Gene Expression Patterns Referencing Guide

This is the Citationsy guide to Gene Expression Patterns citations, reference lists, in-text citations, and bibliographies.
The complete, comprehensive guide shows you how easy citing any source can be. Referencing books, youtube videos, websites, articles, journals, podcasts, images, videos, or music in Gene Expression Patterns.

How to do citations in Gene Expression Patterns style?
cite Gene Expression Patterns  — Referencing Guide



How do you cite a book in the Gene Expression Patterns referencing style?

Here’s an example book citation in Gene Expression Patterns using placeholders:
Last Name, F.N., 2000. Title, Edition. ed. Publisher, City.
So if we want to cite, for example, “Harry Potter and the Philosopher’s Stone” by Joanne K. Rowling we’d do so like this:
Gene Expression Patterns citation:
Rowling, J.K., 1997. Harry Potter and the Philosopher’s Stone, 1st ed. Bloomsbury Publishing Inc, London.
And an in-text citation book citation in Gene Expression Patterns looks like this: (Rowling, 1997)

How to reference a journal article in the Gene Expression Patterns citation style?
How do you cite scientific papers in Gene Expression Patterns format?

Here’s a Gene Expression Patterns journal citation example using placeholders:
Author1 LastnameA.F., Author3 LastnameA.F., 2000. Title. Container Volume, pages Used. https://doi.org/DOI
So if we want to reference this scientific article: “Testing consumer preferences for iced-coffee: Does the drinking environment have any influence?” by C. Petit and J.M. Sieffermann in Gene Expression Patterns:
Petit, C., Sieffermann, J., 2007. Testing consumer preferences for iced-coffee: Does the drinking environment have any influence? 18, 161-172. https://doi.org/10.1016/j.foodqual.2006.05.008
And an in-text citation would look like this: (Petit and Sieffermann, 2007)

How to cite a website in a paper in Gene Expression Patterns style?

Here’s an Gene Expression Patterns example website reference:
Author1 LastnameA.F., Author2 LastnameA.F., 2000. Title [WWW Document]. URL https://www.example.com (accessed 9.22.2020).
To reference the article located at this link:
https://www.theguardian.com/world/2008/nov/05/uselections20083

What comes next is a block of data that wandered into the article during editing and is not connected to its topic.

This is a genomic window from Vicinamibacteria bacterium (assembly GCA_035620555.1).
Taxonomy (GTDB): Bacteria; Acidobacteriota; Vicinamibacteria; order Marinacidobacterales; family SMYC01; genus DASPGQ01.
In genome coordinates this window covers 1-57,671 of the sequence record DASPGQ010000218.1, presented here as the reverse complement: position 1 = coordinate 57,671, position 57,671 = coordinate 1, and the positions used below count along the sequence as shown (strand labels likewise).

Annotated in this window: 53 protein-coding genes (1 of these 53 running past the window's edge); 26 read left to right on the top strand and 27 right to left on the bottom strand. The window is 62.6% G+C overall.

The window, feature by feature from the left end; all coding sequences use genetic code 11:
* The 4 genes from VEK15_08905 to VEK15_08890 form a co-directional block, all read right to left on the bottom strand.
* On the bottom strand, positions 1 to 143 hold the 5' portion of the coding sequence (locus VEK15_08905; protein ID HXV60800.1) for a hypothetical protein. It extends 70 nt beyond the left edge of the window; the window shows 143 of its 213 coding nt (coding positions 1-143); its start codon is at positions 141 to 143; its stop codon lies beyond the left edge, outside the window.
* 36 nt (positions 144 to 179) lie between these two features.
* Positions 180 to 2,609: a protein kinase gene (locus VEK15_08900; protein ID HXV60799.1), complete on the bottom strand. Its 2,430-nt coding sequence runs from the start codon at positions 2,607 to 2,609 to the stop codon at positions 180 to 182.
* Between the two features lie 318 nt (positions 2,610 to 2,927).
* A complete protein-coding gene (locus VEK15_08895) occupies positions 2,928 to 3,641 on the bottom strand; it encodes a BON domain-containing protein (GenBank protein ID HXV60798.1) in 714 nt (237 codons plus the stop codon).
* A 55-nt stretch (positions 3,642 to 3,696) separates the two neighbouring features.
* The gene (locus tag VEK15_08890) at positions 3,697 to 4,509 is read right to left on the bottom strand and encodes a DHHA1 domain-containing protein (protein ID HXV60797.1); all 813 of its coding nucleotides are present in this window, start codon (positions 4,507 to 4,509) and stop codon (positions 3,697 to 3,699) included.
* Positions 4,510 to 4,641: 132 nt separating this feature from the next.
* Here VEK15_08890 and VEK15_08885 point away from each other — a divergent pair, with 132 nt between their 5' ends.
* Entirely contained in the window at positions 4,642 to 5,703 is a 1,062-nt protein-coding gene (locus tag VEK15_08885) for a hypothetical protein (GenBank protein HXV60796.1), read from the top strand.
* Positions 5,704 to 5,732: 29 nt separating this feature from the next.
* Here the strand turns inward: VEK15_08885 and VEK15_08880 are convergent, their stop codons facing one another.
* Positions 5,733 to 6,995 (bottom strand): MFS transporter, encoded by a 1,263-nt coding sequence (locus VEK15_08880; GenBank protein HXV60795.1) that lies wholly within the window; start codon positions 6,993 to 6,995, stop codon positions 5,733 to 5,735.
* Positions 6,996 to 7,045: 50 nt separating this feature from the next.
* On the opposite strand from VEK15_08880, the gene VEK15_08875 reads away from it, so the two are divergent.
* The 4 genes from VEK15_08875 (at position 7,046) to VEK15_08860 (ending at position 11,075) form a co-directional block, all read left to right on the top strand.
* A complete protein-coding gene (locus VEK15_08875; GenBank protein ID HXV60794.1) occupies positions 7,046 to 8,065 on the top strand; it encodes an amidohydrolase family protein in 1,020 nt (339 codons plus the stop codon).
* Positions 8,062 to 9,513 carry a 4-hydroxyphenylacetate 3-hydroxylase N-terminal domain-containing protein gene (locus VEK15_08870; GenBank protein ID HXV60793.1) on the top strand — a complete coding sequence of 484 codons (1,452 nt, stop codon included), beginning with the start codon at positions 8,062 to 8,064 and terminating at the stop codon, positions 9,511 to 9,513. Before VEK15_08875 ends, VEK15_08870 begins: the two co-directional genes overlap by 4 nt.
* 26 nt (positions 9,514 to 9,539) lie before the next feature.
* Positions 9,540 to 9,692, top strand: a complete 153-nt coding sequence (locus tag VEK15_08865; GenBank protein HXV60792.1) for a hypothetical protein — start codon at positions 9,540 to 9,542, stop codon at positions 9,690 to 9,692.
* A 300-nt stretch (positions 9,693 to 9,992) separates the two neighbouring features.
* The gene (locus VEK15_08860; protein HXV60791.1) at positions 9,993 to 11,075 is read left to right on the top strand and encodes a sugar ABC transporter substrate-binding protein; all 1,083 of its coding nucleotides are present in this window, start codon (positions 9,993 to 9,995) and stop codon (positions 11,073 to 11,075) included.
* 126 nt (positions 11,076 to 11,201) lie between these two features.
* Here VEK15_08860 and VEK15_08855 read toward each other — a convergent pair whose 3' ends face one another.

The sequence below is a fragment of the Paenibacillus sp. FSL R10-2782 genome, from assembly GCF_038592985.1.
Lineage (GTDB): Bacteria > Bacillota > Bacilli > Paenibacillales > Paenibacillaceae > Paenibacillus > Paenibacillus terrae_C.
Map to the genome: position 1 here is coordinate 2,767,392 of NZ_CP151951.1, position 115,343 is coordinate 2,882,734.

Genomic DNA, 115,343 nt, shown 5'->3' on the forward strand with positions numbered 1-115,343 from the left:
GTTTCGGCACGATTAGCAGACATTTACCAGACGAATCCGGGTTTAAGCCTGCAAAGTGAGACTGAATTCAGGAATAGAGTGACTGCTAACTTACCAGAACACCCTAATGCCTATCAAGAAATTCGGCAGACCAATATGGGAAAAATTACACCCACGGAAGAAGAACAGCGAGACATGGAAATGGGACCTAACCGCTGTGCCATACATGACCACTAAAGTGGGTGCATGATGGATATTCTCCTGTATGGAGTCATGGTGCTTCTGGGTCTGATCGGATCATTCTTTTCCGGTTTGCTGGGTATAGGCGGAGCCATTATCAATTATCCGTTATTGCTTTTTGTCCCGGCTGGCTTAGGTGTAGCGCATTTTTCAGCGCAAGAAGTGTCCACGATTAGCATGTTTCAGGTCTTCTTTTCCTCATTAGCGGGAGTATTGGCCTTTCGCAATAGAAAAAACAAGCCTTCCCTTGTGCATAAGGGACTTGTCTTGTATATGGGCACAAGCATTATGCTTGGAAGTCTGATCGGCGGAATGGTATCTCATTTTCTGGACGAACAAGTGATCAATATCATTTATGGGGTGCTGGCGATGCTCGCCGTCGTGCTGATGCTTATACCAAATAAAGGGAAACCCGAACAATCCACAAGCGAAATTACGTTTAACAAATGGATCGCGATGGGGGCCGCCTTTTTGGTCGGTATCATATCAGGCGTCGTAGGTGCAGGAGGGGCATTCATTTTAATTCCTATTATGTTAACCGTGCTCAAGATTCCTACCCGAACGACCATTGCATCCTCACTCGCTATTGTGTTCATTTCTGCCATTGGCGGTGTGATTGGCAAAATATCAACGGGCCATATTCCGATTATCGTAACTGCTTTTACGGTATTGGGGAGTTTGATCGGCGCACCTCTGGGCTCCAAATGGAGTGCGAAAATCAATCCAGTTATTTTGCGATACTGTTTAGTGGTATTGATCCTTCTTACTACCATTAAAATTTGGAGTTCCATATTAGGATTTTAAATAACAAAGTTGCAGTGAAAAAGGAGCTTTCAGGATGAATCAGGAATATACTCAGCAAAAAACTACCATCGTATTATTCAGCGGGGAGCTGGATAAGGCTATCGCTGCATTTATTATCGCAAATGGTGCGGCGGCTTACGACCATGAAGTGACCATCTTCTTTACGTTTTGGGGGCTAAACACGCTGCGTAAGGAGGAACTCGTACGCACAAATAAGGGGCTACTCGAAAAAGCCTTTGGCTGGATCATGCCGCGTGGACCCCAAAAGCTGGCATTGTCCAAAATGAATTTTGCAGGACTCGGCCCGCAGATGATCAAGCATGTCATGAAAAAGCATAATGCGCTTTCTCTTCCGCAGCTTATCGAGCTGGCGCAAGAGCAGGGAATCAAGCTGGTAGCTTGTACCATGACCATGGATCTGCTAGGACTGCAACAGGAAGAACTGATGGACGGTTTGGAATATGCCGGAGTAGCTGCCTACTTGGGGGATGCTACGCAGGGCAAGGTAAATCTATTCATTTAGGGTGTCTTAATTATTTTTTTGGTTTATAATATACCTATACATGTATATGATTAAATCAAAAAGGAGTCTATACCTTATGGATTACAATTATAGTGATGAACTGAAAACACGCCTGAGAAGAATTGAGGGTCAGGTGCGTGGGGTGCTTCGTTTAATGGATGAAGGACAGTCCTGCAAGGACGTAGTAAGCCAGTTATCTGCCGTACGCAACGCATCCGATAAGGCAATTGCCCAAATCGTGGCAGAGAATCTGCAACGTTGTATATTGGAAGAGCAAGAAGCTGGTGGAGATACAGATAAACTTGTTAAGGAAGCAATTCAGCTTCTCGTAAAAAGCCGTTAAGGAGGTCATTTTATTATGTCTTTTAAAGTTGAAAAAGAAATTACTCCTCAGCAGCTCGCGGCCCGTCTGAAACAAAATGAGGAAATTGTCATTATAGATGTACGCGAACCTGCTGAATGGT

on The Guardian website:
Tran, M., 2008. Barack Obama To Be America’s First Black President [WWW Document]. URL https://www.theguardian.com/world/2008/nov/05/uselections20083 (accessed 9.22.2020).
And an in-text citation would look like this: (Tran, 2008)

Citing websites and links in Gene Expression Patterns is much easier with the Citationsy Chrome Extension →

How to cite a YouTube video Gene Expression Patterns

Here’s a Gene Expression Patterns citation YouTube video example:
ChannelName, 2000. Title [WWW Document]. YouTube. URL https://www.youtube.com/watch?v=XXXXXX (accessed 9.22.2020).
So how to cite a video Gene Expression Patterns?
Pixar, 2015. Pizza Clip — Inside Out [WWW Document]. YouTube. URL https://www.youtube.com/watch?v=8W6rntBADUQ (accessed 9.22.2020).
And an in-text video citation would look like this: (Pixar, 2015)

How to cite a podcast using Gene Expression Patterns referencing style

It is becoming more and more common to reference podcasts in essays or other school work.
Here’s how to reference a podcast it in Gene Expression Patterns.
Lastname, F., 2000. Title.
Podcast referencing example in Gene Expression Patterns using “This American Life” episode 640:
This American Life, 2018. 640: Five Women.
And an in-text citation would look like this: (This American Life, 2018)

How to cite a piece of music or a song using Gene Expression Patterns referencing style?

An example song citation in Gene Expression Patterns.
Lastname, F., 2000. Song Title, Album.
Let‘s say we want to reference “Here Comes the Sun” off The Beatles “Abbey Road” album in Gene Expression Patterns:
The Beatles, 1969. Here Comes the Sun, Abbey Road.
And an in-text citation would look like this: (The Beatles, 1969)


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